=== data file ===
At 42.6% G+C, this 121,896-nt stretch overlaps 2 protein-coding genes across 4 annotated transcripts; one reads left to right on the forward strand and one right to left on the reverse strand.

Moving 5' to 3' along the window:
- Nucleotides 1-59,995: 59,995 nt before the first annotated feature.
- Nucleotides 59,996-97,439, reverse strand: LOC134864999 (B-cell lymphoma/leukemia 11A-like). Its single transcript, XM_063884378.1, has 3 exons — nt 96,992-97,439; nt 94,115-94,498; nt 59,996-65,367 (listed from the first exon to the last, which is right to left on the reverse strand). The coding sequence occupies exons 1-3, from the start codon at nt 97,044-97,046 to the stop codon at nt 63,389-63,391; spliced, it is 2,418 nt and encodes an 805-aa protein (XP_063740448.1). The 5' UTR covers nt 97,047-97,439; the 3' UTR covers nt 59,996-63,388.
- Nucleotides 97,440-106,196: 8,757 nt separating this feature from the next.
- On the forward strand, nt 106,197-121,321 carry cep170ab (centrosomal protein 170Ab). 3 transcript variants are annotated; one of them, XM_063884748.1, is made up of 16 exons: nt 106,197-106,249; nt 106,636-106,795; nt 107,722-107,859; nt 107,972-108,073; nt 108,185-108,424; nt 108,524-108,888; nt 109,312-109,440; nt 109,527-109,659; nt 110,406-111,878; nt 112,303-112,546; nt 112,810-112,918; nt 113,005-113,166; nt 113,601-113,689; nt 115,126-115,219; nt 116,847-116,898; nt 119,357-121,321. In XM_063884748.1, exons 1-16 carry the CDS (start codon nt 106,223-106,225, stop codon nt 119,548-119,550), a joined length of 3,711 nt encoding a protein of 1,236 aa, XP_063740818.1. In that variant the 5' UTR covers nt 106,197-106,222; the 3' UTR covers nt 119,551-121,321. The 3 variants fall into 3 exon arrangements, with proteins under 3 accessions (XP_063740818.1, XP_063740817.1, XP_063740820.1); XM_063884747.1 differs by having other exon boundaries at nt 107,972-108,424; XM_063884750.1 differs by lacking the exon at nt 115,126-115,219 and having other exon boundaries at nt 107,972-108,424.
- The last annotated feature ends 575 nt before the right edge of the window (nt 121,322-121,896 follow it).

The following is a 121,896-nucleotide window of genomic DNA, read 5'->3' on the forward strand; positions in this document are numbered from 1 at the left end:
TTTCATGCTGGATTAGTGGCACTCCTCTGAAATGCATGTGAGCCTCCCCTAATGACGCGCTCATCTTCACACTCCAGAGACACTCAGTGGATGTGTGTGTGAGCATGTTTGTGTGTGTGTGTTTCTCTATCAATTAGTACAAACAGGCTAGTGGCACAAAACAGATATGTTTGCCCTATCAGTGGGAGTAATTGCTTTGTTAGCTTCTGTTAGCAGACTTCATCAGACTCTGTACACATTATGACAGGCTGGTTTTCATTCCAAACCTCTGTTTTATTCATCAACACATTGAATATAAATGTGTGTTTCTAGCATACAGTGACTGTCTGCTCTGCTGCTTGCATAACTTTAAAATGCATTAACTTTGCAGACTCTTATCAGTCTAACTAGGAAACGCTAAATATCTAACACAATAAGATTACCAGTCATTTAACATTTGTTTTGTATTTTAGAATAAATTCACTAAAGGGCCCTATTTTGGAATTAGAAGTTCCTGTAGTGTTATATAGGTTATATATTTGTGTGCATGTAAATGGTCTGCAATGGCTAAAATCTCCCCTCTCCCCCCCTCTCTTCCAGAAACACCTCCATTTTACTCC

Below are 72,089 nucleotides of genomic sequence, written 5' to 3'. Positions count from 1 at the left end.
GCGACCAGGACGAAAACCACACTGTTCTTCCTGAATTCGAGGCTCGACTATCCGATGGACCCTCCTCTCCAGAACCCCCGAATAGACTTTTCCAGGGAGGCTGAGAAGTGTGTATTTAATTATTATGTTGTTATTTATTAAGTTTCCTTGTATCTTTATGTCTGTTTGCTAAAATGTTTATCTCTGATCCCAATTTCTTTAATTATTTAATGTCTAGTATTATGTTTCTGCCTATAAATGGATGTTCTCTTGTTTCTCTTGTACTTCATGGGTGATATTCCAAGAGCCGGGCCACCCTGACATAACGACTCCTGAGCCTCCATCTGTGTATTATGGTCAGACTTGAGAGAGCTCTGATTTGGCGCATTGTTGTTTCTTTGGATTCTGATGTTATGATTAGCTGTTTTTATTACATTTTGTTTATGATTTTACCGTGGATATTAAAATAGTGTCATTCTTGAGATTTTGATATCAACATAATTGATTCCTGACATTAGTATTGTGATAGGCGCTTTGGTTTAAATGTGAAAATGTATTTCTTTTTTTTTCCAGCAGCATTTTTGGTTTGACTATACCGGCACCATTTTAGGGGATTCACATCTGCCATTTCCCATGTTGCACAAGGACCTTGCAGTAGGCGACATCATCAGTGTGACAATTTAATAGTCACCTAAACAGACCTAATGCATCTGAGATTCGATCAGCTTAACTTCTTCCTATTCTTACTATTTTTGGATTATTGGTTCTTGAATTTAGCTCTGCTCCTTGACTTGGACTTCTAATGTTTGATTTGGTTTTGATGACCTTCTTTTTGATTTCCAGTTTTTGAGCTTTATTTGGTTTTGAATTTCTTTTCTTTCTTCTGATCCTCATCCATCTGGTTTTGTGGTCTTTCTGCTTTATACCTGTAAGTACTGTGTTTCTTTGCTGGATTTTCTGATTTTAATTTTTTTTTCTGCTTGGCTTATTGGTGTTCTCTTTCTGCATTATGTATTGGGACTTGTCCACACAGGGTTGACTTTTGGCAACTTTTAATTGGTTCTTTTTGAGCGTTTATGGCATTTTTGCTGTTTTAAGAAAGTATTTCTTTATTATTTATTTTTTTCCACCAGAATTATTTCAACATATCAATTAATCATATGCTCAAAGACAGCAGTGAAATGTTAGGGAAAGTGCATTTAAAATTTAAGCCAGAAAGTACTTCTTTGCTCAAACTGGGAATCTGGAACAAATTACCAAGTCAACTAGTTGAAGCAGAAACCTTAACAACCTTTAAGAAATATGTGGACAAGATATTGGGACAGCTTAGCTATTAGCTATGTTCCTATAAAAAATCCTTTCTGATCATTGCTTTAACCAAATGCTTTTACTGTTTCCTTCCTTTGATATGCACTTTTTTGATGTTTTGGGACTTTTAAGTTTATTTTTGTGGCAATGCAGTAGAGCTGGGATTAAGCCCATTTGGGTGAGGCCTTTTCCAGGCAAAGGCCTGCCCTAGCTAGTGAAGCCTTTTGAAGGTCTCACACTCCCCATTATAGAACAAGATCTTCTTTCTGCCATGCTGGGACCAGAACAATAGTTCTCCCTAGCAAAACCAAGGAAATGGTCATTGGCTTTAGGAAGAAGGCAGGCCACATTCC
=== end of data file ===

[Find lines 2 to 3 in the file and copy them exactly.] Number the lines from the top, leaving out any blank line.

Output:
Moving 5' to 3' along the window:
- Nucleotides 1-59,995: 59,995 nt before the first annotated feature.